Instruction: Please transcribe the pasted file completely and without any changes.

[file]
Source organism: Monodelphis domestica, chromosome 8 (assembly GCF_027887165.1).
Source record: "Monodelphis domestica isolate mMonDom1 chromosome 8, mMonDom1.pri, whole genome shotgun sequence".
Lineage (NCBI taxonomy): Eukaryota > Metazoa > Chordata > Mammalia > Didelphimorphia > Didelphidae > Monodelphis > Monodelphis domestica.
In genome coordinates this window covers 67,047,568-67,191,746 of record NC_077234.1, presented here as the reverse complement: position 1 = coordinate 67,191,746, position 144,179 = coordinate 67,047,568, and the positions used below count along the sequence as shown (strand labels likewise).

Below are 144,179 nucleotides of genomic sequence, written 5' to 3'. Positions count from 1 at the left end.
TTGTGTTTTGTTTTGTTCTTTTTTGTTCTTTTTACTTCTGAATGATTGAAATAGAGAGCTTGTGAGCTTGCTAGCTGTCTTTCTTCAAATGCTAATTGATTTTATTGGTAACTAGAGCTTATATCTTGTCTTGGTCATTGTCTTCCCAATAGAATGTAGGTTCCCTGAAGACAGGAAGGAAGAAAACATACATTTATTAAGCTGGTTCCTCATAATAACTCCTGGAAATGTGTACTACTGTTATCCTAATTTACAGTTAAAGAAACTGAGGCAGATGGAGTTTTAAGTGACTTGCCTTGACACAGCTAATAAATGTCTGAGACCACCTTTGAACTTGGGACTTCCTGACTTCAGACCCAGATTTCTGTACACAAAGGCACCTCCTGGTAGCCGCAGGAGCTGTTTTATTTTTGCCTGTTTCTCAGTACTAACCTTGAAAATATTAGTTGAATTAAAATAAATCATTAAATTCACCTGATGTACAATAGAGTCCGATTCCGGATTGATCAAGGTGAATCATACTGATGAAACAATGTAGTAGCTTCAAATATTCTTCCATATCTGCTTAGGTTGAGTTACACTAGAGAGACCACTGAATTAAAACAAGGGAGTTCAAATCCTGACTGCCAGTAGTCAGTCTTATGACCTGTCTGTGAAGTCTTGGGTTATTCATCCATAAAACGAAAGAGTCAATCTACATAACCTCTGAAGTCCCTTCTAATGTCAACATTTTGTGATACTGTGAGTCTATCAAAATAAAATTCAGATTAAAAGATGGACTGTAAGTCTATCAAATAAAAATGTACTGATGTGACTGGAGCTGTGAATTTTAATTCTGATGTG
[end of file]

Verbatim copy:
Source organism: Monodelphis domestica, chromosome 8 (assembly GCF_027887165.1).
Source record: "Monodelphis domestica isolate mMonDom1 chromosome 8, mMonDom1.pri, whole genome shotgun sequence".
Lineage (NCBI taxonomy): Eukaryota > Metazoa > Chordata > Mammalia > Didelphimorphia > Didelphidae > Monodelphis > Monodelphis domestica.
In genome coordinates this window covers 67,047,568-67,191,746 of record NC_077234.1, presented here as the reverse complement: position 1 = coordinate 67,191,746, position 144,179 = coordinate 67,047,568, and the positions used below count along the sequence as shown (strand labels likewise).

Below are 144,179 nucleotides of genomic sequence, written 5' to 3'. Positions count from 1 at the left end.
TTGTGTTTTGTTTTGTTCTTTTTTGTTCTTTTTACTTCTGAATGATTGAAATAGAGAGCTTGTGAGCTTGCTAGCTGTCTTTCTTCAAATGCTAATTGATTTTATTGGTAACTAGAGCTTATATCTTGTCTTGGTCATTGTCTTCCCAATAGAATGTAGGTTCCCTGAAGACAGGAAGGAAGAAAACATACATTTATTAAGCTGGTTCCTCATAATAACTCCTGGAAATGTGTACTACTGTTATCCTAATTTACAGTTAAAGAAACTGAGGCAGATGGAGTTTTAAGTGACTTGCCTTGACACAGCTAATAAATGTCTGAGACCACCTTTGAACTTGGGACTTCCTGACTTCAGACCCAGATTTCTGTACACAAAGGCACCTCCTGGTAGCCGCAGGAGCTGTTTTATTTTTGCCTGTTTCTCAGTACTAACCTTGAAAATATTAGTTGAATTAAAATAAATCATTAAATTCACCTGATGTACAATAGAGTCCGATTCCGGATTGATCAAGGTGAATCATACTGATGAAACAATGTAGTAGCTTCAAATATTCTTCCATATCTGCTTAGGTTGAGTTACACTAGAGAGACCACTGAATTAAAACAAGGGAGTTCAAATCCTGACTGCCAGTAGTCAGTCTTATGACCTGTCTGTGAAGTCTTGGGTTATTCATCCATAAAACGAAAGAGTCAATCTACATAACCTCTGAAGTCCCTTCTAATGTCAACATTTTGTGATACTGTGAGTCTATCAAAATAAAATTCAGATTAAAAGATGGACTGTAAGTCTATCAAATAAAAATGTACTGATGTGACTGGAGCTGTGAATTTTAATTCTGATGTG